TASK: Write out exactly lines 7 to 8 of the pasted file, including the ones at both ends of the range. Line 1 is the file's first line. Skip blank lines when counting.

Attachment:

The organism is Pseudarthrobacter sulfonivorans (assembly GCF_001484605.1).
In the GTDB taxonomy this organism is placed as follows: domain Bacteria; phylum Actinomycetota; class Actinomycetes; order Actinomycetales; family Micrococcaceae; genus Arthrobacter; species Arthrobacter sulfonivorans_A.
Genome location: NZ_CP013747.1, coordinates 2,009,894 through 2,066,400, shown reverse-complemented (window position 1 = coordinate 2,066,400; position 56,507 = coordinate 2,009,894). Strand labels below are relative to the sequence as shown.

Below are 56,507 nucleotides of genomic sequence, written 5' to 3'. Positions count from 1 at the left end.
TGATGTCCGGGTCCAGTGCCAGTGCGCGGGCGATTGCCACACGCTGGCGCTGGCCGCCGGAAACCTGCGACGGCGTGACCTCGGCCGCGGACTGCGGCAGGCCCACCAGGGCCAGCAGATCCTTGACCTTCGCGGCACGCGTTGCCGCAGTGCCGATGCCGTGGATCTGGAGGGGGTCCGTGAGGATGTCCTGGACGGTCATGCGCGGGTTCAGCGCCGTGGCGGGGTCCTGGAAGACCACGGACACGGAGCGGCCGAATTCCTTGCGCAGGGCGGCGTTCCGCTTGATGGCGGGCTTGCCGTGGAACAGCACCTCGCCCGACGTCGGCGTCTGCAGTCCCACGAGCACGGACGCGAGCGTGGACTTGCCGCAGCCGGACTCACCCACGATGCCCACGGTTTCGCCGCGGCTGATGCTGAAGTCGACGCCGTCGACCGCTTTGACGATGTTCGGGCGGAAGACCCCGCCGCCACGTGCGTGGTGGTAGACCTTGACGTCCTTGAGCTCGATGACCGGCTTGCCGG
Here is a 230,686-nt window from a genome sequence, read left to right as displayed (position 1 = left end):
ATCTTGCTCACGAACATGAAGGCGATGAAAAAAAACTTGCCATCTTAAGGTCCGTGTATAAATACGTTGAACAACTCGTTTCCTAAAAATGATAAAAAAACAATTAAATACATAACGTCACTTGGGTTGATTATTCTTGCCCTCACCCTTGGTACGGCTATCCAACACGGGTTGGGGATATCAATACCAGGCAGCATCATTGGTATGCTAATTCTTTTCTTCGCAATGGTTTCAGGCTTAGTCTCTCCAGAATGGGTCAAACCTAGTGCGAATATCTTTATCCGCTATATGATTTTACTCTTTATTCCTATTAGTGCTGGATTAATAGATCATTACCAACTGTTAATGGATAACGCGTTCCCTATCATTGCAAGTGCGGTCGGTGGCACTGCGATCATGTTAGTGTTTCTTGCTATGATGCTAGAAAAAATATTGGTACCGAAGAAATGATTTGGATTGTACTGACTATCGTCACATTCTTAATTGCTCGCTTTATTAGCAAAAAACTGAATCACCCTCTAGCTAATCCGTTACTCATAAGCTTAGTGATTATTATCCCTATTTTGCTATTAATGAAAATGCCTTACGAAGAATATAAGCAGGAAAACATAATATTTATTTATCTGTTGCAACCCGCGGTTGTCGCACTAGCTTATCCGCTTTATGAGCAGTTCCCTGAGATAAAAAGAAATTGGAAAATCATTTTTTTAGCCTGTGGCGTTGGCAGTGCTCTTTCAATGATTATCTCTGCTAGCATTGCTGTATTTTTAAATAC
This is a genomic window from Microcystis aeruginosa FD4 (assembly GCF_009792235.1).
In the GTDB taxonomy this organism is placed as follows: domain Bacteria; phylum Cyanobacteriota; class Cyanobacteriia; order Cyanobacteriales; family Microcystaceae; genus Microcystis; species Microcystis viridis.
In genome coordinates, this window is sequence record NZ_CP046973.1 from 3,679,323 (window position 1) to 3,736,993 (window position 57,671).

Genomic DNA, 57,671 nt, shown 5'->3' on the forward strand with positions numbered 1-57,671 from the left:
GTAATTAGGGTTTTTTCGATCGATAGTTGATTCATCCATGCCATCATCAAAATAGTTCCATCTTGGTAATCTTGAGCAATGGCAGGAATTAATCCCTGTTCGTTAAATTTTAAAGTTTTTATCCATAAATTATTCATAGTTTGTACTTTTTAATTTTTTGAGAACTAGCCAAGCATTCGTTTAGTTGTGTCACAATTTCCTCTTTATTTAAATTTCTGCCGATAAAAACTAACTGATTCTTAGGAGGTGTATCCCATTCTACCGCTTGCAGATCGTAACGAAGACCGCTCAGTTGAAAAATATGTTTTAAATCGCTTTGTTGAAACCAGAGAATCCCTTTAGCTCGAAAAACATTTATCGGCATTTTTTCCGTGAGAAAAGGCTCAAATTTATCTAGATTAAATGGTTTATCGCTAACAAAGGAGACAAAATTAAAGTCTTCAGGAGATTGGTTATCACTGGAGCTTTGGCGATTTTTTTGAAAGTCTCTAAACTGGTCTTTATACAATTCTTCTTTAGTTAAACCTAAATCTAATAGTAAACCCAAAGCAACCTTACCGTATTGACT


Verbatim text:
ATCTTGCTCACGAACATGAAGGCGATGAAAAAAAACTTGCCATCTTAAGGTCCGTGTATAAATACGTTGAACAACTCGTTTCCTAAAAATGATAAAAAAACAATTAAATACATAACGTCACTTGGGTTGATTATTCTTGCCCTCACCCTTGGTACGGCTATCCAACACGGGTTGGGGATATCAATACCAGGCAGCATCATTGGTATGCTAATTCTTTTCTTCGCAATGGTTTCAGGCTTAGTCTCTCCAGAATGGGTCAAACCTAGTGCGAATATCTTTATCCGCTATATGATTTTACTCTTTATTCCTATTAGTGCTGGATTAATAGATCATTACCAACTGTTAATGGATAACGCGTTCCCTATCATTGCAAGTGCGGTCGGTGGCACTGCGATCATGTTAGTGTTTCTTGCTATGATGCTAGAAAAAATATTGGTACCGAAGAAATGATTTGGATTGTACTGACTATCGTCACATTCTTAATTGCTCGCTTTATTAGCAAAAAACTGAATCACCCTCTAGCTAATCCGTTACTCATAAGCTTAGTGATTATTATCCCTATTTTGCTATTAATGAAAATGCCTTACGAAGAATATAAGCAGGAAAACATAATATTTATTTATCTGTTGCAACCCGCGGTTGTCGCACTAGCTTATCCGCTTTATGAGCAGTTCCCTGAGATAAAAAGAAATTGGAAAATCATTTTTTTAGCCTGTGGCGTTGGCAGTGCTCTTTCAATGATTATCTCTGCTAGCATTGCTGTATTTTTAAATAC
This is a genomic window from Microcystis aeruginosa FD4 (assembly GCF_009792235.1).